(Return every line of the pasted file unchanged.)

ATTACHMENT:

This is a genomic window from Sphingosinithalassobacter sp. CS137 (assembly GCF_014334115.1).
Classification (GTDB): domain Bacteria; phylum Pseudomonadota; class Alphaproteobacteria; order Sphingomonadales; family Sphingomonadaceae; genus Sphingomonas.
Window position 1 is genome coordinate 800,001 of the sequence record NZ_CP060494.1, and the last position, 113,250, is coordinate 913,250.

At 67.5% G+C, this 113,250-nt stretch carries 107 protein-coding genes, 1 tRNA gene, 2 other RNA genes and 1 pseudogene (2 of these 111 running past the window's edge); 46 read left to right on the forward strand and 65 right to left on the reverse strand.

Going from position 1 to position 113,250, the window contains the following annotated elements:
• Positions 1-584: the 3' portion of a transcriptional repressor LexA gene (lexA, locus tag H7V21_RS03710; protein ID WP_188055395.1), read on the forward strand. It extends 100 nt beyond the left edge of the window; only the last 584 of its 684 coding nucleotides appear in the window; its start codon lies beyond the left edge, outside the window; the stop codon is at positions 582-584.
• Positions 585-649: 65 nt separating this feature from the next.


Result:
This is a genomic window from Sphingosinithalassobacter sp. CS137 (assembly GCF_014334115.1).
Classification (GTDB): domain Bacteria; phylum Pseudomonadota; class Alphaproteobacteria; order Sphingomonadales; family Sphingomonadaceae; genus Sphingomonas.
Window position 1 is genome coordinate 800,001 of the sequence record NZ_CP060494.1, and the last position, 113,250, is coordinate 913,250.

At 67.5% G+C, this 113,250-nt stretch carries 107 protein-coding genes, 1 tRNA gene, 2 other RNA genes and 1 pseudogene (2 of these 111 running past the window's edge); 46 read left to right on the forward strand and 65 right to left on the reverse strand.

Going from position 1 to position 113,250, the window contains the following annotated elements:
• Positions 1-584: the 3' portion of a transcriptional repressor LexA gene (lexA, locus tag H7V21_RS03710; protein ID WP_188055395.1), read on the forward strand. It extends 100 nt beyond the left edge of the window; only the last 584 of its 684 coding nucleotides appear in the window; its start codon lies beyond the left edge, outside the window; the stop codon is at positions 582-584.
• Positions 585-649: 65 nt separating this feature from the next.